In the spirit of diplomacy—think Sadat going to Israel, Nixon to China, or Obama to Congress—the Reader recently paid a visit to an UNO charter school.
The United Neighborhood Organization is the former Alinsky-styled community group that's built an empire of 11 charters and counting through what executive director Juan Rangel describes as years of "hard work."
What he doesn't stress quite as much is the political clout and connections UNO has cultivated with mayors Richard Daley and Rahm Emanuel, as well as Governor Pat Quinn, to the tune of about $30 million a year in public funding. And counting.
As for the Reader, well, in our tongue-in-cheek political roundup to close out 2011, we honored Rangel, in a manner of speaking, with the Halliburton Award, given to the private contractor who quietly runs a wing of government.
To his credit Rangel hit us right back, posting a link to the piece on his Facebook page with his own snarky wisecrack: "I usually don't promote the rants of people who despise charter schools, who are knee-jerk UNO haters or who just plain loathe successful Hispanics, but this week's Chicago Reader made me LMAO.... Check it out! If you want a hard copy, you can find one in any gentrified neighborhood where Hispanics have been displaced."
Touche, Mr. Rangel—you should be blogging for the Bleader.
Anyway, not long after, Rangel's press secretary got in touch and invited us to visit their newest school and talk with Rangel in person.
And so on a recent weekday morning we drive down to a predominantly Hispanic southwest side neighborhood of bungalows—except for the mansionlike complex that 14th Ward alderman Ed Burke built behind a fence paid for with public funds. Burke, by the way, is another UNO ally.
The school, officially named the UNO Charter School Network Soccer Academy, is a gleaming modern building of steel and glass at 2916 W. 51st that truly stands out—it looks a bit like a space station that landed in a stretch of railroad yards and vacant industrial lots. UNO had it built last year with $27 million of a $98 million grant that Quinn awarded the organization for school construction.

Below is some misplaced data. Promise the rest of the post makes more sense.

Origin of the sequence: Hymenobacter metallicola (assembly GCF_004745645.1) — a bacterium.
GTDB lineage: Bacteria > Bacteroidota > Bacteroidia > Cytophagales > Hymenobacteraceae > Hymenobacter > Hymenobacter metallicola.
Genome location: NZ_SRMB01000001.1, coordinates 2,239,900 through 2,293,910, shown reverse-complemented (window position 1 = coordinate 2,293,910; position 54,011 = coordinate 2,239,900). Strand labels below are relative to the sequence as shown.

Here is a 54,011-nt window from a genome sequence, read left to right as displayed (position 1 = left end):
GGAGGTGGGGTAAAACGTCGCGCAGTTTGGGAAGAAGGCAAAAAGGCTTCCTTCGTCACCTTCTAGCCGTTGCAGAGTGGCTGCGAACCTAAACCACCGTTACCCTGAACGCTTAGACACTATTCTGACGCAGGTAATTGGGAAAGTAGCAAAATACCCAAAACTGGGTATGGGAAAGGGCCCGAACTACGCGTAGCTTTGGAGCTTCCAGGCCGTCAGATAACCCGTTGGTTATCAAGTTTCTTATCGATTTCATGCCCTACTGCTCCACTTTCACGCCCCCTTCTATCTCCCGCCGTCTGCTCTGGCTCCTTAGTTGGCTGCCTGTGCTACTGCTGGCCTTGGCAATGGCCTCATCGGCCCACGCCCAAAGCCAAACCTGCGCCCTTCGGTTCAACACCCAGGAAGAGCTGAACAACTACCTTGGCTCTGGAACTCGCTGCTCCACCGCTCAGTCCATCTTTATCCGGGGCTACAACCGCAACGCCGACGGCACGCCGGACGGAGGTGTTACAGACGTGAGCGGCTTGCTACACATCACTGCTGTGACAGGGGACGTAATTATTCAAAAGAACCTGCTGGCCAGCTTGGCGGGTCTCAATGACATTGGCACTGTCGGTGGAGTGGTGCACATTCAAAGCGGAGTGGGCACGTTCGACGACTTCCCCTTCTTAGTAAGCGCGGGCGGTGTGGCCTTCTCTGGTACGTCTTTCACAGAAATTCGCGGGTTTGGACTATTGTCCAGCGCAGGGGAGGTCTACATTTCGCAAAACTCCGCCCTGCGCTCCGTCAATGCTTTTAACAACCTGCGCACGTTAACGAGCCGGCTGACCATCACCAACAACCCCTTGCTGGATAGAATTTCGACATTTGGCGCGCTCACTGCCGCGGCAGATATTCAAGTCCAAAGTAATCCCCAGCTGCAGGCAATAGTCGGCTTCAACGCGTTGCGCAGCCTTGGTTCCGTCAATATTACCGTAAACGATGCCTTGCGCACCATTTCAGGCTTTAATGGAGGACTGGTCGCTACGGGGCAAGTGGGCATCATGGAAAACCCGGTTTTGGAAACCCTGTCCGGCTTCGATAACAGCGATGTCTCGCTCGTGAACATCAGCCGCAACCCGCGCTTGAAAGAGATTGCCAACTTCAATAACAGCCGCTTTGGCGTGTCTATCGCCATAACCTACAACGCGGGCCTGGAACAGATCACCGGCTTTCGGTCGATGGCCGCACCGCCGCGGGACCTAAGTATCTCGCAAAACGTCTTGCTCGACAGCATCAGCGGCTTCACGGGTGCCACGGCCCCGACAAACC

In the front is a red, six-foot-high steel UNO logo, impossible to miss for anyone driving down 51st or flying above in a rocket to the moon. We're greeted in the lobby by Rangel, a squat man with a soul patch who wears an impeccable suit. He's accompanied by his press aide and Miguel d'Escoto, UNO's senior vice president, who served as city transportation commissioner under Daley. They immediately take us on a tour that's been given to numerous other reporters and columnists in town. Hey, better late than never.
Rangel starts by explaining that the school has a soccer theme—the classrooms are named after countries that play in the World Cup, and in addition to academics, the curriculum emphasizes sports and fitness.
But most of the students aren't in classrooms just then—they're on their way to or from gym or lunch. As we talk, groups of youth file past in neat lines, all wearing matching navy blue Adidas sweat suits with the UNO logo emblazoned on them.
Rangel stops at a window on the second floor overlooking a vacant lot to the north. He explains that by summer this will be the site of one of the largest soccer fields in the city. "We will have exclusive use during the day, but the public will be able to use it after hours," he says. This is important for the whole community, he continues, because there's a shortage of first-rate soccer fields in the public park system.
In short, having stepped in to take over duties once performed by the public schools, UNO is now moving in on the Chicago Park District. "We are filling the gaps," Rangel says.
If it sounds like he's telling us that these public institutions have failed the Hispanic community, that's because he is: "They could do better."